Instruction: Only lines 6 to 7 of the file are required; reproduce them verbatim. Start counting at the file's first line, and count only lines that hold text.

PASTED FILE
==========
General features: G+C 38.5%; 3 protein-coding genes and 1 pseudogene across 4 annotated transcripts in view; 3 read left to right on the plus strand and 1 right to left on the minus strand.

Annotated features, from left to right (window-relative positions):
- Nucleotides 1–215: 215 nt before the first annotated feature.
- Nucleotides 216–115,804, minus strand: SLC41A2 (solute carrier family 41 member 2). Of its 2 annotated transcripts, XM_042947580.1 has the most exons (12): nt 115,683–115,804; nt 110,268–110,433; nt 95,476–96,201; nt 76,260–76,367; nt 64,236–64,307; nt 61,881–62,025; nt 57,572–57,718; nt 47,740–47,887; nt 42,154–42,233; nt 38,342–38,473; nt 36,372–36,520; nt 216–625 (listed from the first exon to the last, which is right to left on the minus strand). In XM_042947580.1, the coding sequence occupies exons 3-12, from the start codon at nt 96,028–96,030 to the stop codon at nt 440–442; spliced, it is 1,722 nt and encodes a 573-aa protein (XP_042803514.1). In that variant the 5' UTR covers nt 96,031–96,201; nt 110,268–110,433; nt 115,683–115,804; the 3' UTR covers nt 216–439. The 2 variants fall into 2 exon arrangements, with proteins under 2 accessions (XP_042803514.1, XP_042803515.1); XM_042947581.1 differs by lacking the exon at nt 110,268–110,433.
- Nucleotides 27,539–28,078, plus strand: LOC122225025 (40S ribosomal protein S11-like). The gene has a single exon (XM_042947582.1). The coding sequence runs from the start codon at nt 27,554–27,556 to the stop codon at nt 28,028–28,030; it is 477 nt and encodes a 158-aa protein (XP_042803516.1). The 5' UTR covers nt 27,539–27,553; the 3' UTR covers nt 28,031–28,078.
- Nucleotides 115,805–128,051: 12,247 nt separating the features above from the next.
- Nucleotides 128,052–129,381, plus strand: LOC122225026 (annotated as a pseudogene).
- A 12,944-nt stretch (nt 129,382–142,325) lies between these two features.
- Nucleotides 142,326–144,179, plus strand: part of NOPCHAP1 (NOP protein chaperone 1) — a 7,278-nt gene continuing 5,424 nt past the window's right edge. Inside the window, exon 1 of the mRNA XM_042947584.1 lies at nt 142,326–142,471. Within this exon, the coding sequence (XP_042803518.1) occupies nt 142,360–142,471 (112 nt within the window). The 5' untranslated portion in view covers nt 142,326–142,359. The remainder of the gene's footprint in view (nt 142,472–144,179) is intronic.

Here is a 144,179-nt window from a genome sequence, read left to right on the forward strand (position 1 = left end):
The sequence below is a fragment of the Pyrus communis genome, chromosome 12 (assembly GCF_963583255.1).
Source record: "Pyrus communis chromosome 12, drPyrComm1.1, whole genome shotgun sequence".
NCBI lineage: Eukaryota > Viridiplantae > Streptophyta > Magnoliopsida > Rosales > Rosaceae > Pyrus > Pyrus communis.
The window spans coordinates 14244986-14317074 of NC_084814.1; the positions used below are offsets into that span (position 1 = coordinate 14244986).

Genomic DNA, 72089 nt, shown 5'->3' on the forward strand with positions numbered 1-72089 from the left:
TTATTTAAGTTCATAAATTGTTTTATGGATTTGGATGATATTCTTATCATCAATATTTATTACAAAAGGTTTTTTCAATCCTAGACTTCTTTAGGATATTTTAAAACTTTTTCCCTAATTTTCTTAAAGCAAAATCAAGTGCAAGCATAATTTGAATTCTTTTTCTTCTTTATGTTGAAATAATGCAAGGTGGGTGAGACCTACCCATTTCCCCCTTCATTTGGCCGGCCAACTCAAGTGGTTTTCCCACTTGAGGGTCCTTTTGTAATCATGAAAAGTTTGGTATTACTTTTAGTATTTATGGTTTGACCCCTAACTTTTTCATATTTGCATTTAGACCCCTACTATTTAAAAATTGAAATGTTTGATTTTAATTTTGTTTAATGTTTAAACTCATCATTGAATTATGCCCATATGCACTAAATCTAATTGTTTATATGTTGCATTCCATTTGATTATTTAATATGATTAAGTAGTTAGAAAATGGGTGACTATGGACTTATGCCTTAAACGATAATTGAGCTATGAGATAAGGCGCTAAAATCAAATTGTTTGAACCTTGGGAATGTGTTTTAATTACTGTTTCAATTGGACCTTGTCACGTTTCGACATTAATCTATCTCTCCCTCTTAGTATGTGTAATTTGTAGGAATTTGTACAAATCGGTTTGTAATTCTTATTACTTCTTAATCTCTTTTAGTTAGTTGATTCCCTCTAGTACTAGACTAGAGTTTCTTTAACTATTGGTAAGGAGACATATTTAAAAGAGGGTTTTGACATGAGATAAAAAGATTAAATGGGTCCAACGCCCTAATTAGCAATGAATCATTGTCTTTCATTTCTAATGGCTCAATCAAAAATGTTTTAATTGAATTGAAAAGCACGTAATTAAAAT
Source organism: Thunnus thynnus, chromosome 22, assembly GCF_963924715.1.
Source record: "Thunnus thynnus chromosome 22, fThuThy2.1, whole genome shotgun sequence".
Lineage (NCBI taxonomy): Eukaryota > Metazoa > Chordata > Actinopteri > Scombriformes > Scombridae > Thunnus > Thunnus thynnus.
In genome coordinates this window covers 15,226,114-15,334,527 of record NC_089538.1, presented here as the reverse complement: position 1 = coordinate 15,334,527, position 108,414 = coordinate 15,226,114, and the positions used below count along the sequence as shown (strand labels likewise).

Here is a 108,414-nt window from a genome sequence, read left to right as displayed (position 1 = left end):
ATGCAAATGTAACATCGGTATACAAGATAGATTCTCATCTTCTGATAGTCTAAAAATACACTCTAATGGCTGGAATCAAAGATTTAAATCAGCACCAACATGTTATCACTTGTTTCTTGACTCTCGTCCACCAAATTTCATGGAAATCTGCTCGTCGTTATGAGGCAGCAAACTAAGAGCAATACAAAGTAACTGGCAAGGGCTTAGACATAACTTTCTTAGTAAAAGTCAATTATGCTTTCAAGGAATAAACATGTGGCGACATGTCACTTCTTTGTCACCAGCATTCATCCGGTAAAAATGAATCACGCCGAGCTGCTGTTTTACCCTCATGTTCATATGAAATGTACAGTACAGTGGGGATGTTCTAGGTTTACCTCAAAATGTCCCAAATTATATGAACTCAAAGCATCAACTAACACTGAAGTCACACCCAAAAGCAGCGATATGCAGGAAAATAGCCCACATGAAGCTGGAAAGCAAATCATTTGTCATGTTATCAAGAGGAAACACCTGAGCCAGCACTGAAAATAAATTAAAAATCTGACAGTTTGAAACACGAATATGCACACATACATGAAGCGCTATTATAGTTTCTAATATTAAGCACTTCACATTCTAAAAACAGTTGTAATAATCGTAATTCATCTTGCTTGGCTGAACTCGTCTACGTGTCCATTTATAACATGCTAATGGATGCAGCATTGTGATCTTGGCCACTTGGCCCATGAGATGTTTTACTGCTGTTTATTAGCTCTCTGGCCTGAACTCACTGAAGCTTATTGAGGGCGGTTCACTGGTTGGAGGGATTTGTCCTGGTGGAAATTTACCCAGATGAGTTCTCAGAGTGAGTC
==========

- Nucleotides 115,805–128,051: 12,247 nt separating the features above from the next.
- Nucleotides 128,052–129,381, plus strand: LOC122225026 (annotated as a pseudogene).